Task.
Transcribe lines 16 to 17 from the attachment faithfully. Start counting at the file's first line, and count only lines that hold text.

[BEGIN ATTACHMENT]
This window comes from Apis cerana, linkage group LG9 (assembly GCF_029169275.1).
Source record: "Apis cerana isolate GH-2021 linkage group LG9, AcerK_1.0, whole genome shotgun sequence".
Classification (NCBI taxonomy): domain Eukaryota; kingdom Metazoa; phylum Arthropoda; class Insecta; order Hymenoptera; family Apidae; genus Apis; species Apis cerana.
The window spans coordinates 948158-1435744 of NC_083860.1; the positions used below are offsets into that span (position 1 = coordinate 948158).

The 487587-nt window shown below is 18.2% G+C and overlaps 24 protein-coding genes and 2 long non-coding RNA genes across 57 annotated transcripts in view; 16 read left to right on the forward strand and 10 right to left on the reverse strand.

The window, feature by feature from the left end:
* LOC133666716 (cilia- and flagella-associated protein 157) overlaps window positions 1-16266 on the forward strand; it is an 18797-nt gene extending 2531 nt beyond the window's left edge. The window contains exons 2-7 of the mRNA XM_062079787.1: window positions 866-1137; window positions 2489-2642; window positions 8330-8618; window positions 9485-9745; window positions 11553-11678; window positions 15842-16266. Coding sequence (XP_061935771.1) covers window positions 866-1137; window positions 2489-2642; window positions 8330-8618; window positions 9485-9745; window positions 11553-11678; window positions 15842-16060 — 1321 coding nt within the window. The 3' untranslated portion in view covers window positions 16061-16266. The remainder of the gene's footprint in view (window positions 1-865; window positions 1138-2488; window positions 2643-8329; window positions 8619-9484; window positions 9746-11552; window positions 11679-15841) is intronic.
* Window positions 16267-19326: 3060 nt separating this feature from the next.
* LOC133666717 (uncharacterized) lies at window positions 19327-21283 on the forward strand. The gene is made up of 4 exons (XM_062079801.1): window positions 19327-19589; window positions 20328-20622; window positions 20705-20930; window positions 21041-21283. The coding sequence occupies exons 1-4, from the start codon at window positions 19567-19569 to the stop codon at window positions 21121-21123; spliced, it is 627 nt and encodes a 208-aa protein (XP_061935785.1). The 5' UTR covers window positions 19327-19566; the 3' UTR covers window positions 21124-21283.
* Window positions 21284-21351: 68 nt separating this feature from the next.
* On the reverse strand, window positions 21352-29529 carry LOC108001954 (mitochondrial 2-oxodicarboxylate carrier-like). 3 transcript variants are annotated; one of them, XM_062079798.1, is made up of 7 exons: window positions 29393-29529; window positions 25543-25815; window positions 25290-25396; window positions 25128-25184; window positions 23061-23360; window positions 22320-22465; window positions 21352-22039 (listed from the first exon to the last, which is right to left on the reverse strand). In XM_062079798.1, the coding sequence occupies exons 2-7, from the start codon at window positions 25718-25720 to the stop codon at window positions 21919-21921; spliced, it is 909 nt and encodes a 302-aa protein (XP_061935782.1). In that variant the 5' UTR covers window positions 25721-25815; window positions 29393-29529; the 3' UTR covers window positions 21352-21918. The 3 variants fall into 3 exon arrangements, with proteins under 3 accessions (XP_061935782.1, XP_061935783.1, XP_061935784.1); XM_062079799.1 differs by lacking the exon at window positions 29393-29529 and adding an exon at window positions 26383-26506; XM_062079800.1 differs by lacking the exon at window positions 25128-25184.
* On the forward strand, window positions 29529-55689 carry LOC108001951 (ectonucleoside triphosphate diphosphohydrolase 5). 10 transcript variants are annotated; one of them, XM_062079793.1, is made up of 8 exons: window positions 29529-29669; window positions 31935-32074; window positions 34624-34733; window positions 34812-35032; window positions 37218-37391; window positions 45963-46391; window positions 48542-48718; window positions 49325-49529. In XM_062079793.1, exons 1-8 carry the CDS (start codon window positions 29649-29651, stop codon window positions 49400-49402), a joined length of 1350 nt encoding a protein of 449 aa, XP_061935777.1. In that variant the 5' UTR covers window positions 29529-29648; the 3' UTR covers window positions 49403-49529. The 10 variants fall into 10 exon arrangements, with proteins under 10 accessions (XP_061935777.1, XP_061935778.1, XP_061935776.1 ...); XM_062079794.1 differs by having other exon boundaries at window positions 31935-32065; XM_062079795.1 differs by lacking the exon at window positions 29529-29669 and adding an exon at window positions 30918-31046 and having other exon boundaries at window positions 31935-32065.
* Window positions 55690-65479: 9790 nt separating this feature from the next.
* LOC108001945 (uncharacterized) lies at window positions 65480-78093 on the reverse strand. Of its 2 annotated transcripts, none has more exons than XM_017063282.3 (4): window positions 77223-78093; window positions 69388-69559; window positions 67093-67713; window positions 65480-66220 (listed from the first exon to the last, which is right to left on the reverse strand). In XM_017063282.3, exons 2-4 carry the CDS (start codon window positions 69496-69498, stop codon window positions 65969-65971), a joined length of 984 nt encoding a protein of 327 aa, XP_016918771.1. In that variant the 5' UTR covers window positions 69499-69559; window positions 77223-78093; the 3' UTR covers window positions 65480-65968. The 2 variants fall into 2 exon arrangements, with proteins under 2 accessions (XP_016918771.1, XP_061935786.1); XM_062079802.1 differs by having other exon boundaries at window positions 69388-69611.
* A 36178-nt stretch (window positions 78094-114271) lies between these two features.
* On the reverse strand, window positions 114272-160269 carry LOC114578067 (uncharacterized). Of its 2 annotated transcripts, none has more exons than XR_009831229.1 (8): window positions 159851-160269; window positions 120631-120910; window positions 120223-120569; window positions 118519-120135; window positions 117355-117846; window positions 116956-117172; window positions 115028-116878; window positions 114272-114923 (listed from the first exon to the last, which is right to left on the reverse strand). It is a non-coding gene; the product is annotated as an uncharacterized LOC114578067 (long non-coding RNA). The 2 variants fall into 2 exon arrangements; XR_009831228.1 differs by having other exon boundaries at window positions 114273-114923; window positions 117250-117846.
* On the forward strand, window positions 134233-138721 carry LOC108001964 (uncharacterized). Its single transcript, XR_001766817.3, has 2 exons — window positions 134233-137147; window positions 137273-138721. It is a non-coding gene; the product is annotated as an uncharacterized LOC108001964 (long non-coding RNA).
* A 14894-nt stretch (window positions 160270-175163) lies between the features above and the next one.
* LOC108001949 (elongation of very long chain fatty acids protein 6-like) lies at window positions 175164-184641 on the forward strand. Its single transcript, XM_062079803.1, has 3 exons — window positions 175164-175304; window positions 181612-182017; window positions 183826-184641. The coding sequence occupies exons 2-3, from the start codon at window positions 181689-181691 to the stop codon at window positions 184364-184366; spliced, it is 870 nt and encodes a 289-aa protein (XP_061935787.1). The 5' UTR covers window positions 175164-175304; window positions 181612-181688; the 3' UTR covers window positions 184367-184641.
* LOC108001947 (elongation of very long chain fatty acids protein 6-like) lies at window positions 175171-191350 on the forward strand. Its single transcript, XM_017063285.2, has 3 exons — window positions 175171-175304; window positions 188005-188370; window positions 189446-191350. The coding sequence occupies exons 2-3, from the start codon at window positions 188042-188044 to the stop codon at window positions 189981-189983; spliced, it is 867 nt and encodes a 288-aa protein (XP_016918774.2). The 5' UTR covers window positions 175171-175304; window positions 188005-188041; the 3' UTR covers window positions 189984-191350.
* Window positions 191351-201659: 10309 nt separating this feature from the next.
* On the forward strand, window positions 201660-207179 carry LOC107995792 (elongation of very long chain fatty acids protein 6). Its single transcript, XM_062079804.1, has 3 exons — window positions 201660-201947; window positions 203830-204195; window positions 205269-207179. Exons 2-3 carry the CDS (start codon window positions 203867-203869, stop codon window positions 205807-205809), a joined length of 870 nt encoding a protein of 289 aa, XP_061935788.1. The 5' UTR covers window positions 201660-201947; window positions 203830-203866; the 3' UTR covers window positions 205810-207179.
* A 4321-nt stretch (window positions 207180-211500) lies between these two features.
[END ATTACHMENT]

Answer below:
* On the reverse strand, window positions 114272-160269 carry LOC114578067 (uncharacterized). Of its 2 annotated transcripts, none has more exons than XR_009831229.1 (8): window positions 159851-160269; window positions 120631-120910; window positions 120223-120569; window positions 118519-120135; window positions 117355-117846; window positions 116956-117172; window positions 115028-116878; window positions 114272-114923 (listed from the first exon to the last, which is right to left on the reverse strand). It is a non-coding gene; the product is annotated as an uncharacterized LOC114578067 (long non-coding RNA). The 2 variants fall into 2 exon arrangements; XR_009831228.1 differs by having other exon boundaries at window positions 114273-114923; window positions 117250-117846.
* On the forward strand, window positions 134233-138721 carry LOC108001964 (uncharacterized). Its single transcript, XR_001766817.3, has 2 exons — window positions 134233-137147; window positions 137273-138721. It is a non-coding gene; the product is annotated as an uncharacterized LOC108001964 (long non-coding RNA).